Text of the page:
TikTok users lose access to Swift, Eilish songs, Latest Music News - The New Paper

TikTok users lose access to Swift, Eilish songs

LOS ANGELES – TikTok users will no longer be able to create videos with songs from Taylor Swift, Jon Batiste, Boygenius and other Universal Music Group artistes as the soundtrack, as contract negotiations between the two companies have collapsed.

TikTok’s access to Universal’s expansive roster of artistes ended on Jan 31, after months of negotiations failed to yield a new agreement with the world’s largest music company. TikTok has begun muting short videos featuring the label’s artistes.

The high-profile dispute erupted as the music industry executives and artistes gathered in Los Angeles for the Grammy award ceremony on Feb 4.

“Our agreements with TikTok have expired because of TikTok’s unwillingness to appropriately compensate artistes and songwriters, protect human artistes from the harmful effects of AI, and address online safety issues for TikTok’s users,” a Universal spokesman said in a statement on Feb 1.

The label is asking TikTok to compensate artistes a rate commensurate with what other social media platforms pay. Now, it accounts for only 1 per cent of total revenue – though music is a core part of the experience on the app, Universal Music said in an open letter published on Jan 30.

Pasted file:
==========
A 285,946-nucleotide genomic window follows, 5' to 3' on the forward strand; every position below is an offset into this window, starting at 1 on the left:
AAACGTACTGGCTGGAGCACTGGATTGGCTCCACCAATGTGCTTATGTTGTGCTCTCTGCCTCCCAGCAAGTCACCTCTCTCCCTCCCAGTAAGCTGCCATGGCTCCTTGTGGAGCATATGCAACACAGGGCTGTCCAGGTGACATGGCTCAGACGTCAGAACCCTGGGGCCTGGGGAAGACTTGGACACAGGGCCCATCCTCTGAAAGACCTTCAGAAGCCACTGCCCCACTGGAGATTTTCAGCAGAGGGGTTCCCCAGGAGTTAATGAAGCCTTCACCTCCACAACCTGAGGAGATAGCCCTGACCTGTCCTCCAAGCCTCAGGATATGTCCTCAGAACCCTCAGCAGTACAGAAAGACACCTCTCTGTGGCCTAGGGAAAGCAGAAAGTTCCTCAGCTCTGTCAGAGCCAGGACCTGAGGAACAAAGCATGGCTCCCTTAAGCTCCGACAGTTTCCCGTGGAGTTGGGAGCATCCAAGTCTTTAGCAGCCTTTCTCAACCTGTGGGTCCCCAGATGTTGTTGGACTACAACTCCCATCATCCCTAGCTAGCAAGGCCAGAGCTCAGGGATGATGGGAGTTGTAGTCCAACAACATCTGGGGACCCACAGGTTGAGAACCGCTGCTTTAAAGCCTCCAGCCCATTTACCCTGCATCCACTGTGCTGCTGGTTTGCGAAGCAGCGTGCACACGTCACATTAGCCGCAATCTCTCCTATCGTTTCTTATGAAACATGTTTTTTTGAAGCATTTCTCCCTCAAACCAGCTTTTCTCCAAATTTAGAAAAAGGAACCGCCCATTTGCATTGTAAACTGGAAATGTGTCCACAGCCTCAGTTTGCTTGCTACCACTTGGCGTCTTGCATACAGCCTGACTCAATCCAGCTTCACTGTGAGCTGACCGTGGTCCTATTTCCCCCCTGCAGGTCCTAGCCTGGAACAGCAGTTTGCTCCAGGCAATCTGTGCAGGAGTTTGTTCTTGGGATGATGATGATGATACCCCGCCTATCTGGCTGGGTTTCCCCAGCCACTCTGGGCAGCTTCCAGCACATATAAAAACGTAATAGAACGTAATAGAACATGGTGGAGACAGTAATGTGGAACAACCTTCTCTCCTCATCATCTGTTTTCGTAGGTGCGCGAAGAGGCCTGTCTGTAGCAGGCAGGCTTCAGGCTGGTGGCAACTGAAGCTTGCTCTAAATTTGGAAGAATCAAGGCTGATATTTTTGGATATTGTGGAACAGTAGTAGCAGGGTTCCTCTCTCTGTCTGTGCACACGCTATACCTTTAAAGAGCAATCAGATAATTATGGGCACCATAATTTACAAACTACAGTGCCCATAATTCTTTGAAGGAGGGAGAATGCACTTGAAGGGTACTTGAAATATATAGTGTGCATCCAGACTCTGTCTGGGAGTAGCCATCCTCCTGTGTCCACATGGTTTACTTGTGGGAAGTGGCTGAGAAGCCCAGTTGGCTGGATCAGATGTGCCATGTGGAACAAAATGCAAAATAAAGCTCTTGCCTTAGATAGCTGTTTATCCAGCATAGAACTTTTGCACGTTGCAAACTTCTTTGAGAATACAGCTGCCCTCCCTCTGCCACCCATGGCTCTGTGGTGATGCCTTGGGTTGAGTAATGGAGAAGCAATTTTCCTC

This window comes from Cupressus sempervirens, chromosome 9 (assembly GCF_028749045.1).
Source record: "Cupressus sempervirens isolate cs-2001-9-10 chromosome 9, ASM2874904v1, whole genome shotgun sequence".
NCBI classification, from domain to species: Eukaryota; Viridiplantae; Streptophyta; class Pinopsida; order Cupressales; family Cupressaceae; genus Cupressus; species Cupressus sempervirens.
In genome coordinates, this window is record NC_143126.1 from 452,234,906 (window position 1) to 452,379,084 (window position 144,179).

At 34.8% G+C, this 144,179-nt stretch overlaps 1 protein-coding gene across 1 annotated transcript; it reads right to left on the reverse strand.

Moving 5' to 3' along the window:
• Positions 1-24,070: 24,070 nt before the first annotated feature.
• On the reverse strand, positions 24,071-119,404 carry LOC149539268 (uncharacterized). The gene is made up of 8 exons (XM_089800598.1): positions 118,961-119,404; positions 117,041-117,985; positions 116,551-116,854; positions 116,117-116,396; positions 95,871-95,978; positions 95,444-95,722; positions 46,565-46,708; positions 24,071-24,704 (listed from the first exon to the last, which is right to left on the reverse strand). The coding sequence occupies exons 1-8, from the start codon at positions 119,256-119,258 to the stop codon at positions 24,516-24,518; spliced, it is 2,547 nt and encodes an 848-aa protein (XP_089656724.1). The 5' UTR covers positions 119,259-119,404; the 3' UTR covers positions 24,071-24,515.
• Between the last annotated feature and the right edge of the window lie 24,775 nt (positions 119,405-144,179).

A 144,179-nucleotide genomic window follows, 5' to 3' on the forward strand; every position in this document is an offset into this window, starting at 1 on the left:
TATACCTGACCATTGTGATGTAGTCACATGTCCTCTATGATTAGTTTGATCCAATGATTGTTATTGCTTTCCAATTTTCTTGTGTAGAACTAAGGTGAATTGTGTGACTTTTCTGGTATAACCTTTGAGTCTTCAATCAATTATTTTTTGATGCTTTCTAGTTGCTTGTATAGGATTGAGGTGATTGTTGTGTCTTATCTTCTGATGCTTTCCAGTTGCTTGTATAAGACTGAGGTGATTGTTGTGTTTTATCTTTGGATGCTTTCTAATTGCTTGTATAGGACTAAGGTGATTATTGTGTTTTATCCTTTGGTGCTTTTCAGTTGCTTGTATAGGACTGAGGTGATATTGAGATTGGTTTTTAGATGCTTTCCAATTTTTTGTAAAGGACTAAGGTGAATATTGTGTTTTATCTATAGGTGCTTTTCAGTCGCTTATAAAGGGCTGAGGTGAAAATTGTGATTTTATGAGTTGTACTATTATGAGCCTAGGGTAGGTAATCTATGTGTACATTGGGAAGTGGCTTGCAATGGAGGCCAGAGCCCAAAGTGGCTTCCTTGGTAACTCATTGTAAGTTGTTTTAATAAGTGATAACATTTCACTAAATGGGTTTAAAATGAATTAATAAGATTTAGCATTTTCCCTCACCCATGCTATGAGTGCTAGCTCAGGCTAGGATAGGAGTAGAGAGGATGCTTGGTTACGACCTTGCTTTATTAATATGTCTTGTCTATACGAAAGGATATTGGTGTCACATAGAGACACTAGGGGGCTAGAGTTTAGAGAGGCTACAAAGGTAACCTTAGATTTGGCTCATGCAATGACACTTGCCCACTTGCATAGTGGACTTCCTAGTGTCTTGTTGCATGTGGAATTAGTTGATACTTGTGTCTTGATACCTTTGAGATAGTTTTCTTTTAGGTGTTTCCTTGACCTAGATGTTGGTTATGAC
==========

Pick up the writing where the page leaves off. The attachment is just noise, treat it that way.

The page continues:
Universal Music also said TikTok is allowing the platform to be “flooded” with recordings generated by artificial intelligence (AI), which dilutes the royalty pool for artistes.

It also raised concerns about “problematic content”, such as sexualised images of singer Billie Eilish, which reportedly went viral and were seen by millions of people before it was removed for violating community guidelines.

TikTok declined comment on Feb 1.

In an earlier statement, TikTok said Universal Music put “greed above the interests of their artistes and songwriters”. The social video platform said the music label is walking away from its powerful promotional platform that reaches more than a billion users.

“TikTok has been able to reach ‘artiste-first’ agreements with every other label and publisher,” TikTok said in its statement. “Clearly, Universal’s self-serving actions are not in the best interests of artistes, songwriters and fans.”

On Feb 1, Swift’s TikTok account, which has 24 million followers, displayed a notice that said “The music is currently unavailable.” The alert appeared under a tab that previously let users browse her songs.

TikTok published a report in November touting its role as a “launchpad for creating viral hits and breaking new artistes”.

Its Music Impact Report found that TikTok helped users discover music and connect with artistes. It also reported that its users are more likely to use a paid music streaming services, creating value for the artistes.

“Even though TikTok (formerly Musical.ly) has built one of the world’s largest and most valuable social media platforms off the backs of artistes and songwriters, TikTok still argues that artistes should be grateful for the ‘free promotion’,” Universal said.

Wall Street analysts praised Universal for the move.